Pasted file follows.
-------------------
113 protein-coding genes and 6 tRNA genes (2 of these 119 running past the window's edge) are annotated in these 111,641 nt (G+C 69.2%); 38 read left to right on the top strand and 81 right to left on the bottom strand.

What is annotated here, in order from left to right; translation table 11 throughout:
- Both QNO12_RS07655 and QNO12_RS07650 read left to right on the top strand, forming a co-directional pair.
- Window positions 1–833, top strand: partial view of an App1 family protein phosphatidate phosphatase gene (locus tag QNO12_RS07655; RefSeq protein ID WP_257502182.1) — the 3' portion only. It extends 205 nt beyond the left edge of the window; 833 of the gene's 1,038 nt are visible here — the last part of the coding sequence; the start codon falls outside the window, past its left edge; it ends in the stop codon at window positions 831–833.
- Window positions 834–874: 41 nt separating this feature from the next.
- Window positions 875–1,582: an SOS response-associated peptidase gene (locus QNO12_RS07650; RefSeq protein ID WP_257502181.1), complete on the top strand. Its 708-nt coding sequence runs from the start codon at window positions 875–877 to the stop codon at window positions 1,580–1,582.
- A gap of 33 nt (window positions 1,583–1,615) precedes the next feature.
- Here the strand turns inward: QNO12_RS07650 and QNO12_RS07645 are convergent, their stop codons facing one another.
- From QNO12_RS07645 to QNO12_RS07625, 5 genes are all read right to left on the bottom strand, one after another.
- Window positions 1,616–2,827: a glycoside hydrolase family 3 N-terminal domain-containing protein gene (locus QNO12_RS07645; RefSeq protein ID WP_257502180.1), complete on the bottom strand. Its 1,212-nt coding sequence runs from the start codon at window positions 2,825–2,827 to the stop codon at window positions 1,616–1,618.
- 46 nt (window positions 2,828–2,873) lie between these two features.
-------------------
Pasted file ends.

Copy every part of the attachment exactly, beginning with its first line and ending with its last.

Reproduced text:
113 protein-coding genes and 6 tRNA genes (2 of these 119 running past the window's edge) are annotated in these 111,641 nt (G+C 69.2%); 38 read left to right on the top strand and 81 right to left on the bottom strand.

What is annotated here, in order from left to right; translation table 11 throughout:
- Both QNO12_RS07655 and QNO12_RS07650 read left to right on the top strand, forming a co-directional pair.
- Window positions 1–833, top strand: partial view of an App1 family protein phosphatidate phosphatase gene (locus tag QNO12_RS07655; RefSeq protein ID WP_257502182.1) — the 3' portion only. It extends 205 nt beyond the left edge of the window; 833 of the gene's 1,038 nt are visible here — the last part of the coding sequence; the start codon falls outside the window, past its left edge; it ends in the stop codon at window positions 831–833.
- Window positions 834–874: 41 nt separating this feature from the next.
- Window positions 875–1,582: an SOS response-associated peptidase gene (locus QNO12_RS07650; RefSeq protein ID WP_257502181.1), complete on the top strand. Its 708-nt coding sequence runs from the start codon at window positions 875–877 to the stop codon at window positions 1,580–1,582.
- A gap of 33 nt (window positions 1,583–1,615) precedes the next feature.
- Here the strand turns inward: QNO12_RS07650 and QNO12_RS07645 are convergent, their stop codons facing one another.
- From QNO12_RS07645 to QNO12_RS07625, 5 genes are all read right to left on the bottom strand, one after another.
- Window positions 1,616–2,827: a glycoside hydrolase family 3 N-terminal domain-containing protein gene (locus QNO12_RS07645; RefSeq protein ID WP_257502180.1), complete on the bottom strand. Its 1,212-nt coding sequence runs from the start codon at window positions 2,825–2,827 to the stop codon at window positions 1,616–1,618.
- 46 nt (window positions 2,828–2,873) lie between these two features.